Suppose that you have a problem controlling your thoughts or are having difficulty overcoming a bad habit. Supplicate Jehovah! Beg for his help during times of temptation. This may not always be easy. “When I feel a strong urge to do something wrong, I make myself pray,” admitted Gary. “Sometimes I think, ‘How can I approach Jehovah?’ Yet, I still appeal to him for help. He gives me the strength I need in order to hold on.” Even if it is difficult at first, keep opening your heart to God.
But what if it seems as if your prayers are not being answered? Lora, for example, was struggling to overcome the bad habit of masturbation. “I would talk to Jehovah about the problem honestly,” she explains, “but I just couldn’t seem to stop.” Sometimes God may allow us to demonstrate how serious we are about our requests. (Compare Psalm 88:13, 14.) We must therefore persist in prayer! (Matthew 7:7; Romans 12:12) Lora did just that. At the same time, she began applying suggestions that appeared in material on the subject in Watch Tower Society publications.* In time, she began seeing results. She recalls: “Every time I successfully resisted temptation, I would thank Jehovah because I knew he was with me.” True, you may suffer some relapses as you struggle to gain the mastery over your problem. But as long as you are fighting and are not deliberately giving in to your weaknesses, God will be pleased by your ‘earnest efforts’ and will remain your Friend.—2 Peter 1:5.
Working With God
Another way to avail yourself of God’s help is to accept his invitation to be one of his “fellow workers.” (1 Corinthians 3:9) This includes having a share in helping others learn about God. (Matthew 28:19, 20) When you feel distressed or discouraged, the idea of engaging in any kind of work may not seem appealing. However, “having plenty to do in the work of the Lord” can really help you. (1 Corinthians 15:58) At the very least, you will get your mind off your own problems. (Compare Proverbs 18:1.) Robin, quoted earlier, says of her times of difficulty: “The thing that kept me going was my work for Jehovah!”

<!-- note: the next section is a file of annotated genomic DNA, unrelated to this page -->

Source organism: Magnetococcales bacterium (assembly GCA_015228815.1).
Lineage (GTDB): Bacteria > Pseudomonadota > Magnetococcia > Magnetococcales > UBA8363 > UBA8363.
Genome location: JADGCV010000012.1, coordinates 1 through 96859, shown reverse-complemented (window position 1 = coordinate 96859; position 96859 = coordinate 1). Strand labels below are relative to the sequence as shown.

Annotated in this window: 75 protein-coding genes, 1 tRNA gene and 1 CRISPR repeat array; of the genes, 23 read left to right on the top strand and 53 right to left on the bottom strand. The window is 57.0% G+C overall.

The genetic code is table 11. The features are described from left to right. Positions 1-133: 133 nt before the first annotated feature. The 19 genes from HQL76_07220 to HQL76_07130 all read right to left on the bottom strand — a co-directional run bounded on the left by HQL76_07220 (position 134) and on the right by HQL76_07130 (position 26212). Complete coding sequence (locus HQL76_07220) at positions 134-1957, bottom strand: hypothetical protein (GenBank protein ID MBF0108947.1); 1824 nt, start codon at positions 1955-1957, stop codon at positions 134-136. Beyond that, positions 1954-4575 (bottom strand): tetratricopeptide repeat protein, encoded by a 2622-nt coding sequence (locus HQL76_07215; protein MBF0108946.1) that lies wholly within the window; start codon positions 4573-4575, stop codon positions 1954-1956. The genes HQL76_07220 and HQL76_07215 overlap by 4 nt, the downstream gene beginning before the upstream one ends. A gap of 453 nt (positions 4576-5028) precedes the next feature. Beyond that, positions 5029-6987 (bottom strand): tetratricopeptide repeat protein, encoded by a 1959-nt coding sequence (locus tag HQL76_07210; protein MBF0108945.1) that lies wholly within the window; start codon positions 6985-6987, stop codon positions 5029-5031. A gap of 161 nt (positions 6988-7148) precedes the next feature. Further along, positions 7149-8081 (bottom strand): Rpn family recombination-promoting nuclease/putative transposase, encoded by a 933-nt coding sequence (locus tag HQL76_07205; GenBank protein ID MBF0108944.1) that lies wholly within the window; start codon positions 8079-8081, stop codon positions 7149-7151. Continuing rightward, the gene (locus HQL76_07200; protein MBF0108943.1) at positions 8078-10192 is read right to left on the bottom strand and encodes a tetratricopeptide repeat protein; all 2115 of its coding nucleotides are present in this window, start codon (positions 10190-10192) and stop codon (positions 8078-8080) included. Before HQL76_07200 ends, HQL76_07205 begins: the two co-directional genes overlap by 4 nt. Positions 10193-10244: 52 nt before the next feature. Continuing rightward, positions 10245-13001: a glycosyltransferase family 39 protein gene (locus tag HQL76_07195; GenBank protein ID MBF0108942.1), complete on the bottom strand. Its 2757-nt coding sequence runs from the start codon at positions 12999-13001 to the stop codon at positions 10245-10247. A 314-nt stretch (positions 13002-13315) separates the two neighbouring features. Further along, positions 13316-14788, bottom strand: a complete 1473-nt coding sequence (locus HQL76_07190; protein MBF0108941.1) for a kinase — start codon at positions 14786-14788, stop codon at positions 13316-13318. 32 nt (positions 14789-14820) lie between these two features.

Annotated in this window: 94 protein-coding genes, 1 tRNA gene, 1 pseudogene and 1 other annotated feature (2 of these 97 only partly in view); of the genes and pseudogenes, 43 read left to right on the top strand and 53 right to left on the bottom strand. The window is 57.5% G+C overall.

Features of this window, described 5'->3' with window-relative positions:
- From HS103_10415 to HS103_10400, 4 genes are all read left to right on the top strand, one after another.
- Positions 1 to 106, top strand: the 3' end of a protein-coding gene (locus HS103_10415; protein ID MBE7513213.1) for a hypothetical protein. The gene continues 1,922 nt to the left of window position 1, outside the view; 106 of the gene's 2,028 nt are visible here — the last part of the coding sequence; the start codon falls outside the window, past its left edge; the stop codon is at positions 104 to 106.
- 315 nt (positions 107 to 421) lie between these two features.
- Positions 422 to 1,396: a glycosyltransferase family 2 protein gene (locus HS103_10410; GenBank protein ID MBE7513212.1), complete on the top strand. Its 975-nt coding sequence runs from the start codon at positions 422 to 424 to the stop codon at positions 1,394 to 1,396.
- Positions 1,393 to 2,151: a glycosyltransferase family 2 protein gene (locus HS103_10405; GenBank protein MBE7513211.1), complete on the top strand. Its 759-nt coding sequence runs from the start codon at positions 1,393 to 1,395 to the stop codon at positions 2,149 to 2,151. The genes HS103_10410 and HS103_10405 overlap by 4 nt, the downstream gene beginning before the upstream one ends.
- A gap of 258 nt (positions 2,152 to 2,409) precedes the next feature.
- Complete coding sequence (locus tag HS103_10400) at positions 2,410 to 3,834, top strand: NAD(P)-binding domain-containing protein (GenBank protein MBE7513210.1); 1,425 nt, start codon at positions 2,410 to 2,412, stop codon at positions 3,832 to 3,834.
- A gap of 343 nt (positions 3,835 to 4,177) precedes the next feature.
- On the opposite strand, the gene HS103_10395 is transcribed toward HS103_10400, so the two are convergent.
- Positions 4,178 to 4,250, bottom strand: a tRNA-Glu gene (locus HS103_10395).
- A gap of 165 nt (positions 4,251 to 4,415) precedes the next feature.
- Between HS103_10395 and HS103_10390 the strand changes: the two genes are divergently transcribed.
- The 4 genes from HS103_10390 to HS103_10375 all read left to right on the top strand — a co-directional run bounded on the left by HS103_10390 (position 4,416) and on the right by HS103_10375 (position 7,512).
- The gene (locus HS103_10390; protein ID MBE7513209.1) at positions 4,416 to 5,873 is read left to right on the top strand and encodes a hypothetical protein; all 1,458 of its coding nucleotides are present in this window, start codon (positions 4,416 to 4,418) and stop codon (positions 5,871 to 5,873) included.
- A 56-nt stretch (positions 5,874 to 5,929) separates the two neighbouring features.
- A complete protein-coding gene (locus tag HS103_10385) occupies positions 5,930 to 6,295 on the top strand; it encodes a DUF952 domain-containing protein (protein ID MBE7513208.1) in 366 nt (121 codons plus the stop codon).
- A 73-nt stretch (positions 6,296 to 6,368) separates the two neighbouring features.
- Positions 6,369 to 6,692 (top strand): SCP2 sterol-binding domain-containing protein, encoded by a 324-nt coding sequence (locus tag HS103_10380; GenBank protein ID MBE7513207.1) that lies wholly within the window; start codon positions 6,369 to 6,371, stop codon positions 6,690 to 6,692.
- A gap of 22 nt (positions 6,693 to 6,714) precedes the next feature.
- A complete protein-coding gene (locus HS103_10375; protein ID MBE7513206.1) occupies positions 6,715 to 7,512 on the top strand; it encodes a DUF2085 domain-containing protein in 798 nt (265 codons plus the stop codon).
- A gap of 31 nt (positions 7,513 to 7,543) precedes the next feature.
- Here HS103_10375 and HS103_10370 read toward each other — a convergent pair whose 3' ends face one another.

Working with God can also help you overcome any lingering feeling that God has abandoned you. When two people work together as a team for a common goal, do they not often draw closer as friends? As you engage in the preaching work, you constantly face challenges. You find yourself turning to God for help. And as God blesses your labors, his friendship becomes more real. You begin to realize the trust that God has placed in you as a coworker. This can be a real boost to your self-confidence.
Carol, for example, was very insecure. Her mother had committed suicide, and her abusive father constantly put her down. But at age 17 she became one of Jehovah’s Witnesses and took up the work of preaching. Now after ten years as a full-time evangelizer, she says: “This work has helped me tremendously because I have seen Jehovah’s blessing on me. I say to myself, ‘If God loves me, I am not worthless.’ Being used by Jehovah in declaring his name has made me more secure.”
“Taste and See That Jehovah Is Good”
“Out of all my frights [God] delivered me,” wrote King David after a narrow escape from a life-threatening predicament. (Psalm 34:4, 6, superscription; 1 Samuel 21:10-12) David could thus say from experience: “Taste and see that Jehovah is good, O you people; happy is the able-bodied man that takes refuge in him.”—Psalm 34:8.
Although your life may never be in danger as David’s was, you are sure to experience, at times, some stresses and strains. When ‘distresses multiply in your heart,’ supplicate God. (Psalm 25:17) Do not fear that God will withdraw his friendship. As you patiently endure and experience firsthand Jehovah’s support and care, you will “taste and see” for yourself “that Jehovah is good.” And he will remain your Friend forever.—James 4:8.
See the article “Young People Ask . . . Can I Really Be a Friend of God?” in our July 22, 1995, issue.
Some of the names have been changed.
See chapters 25 and 26 of the book Questions Young People Ask—Answers That Work, published by the Watchtower Bible and Tract Society of New York, Inc.
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Does God abandon his friends during times of adversity?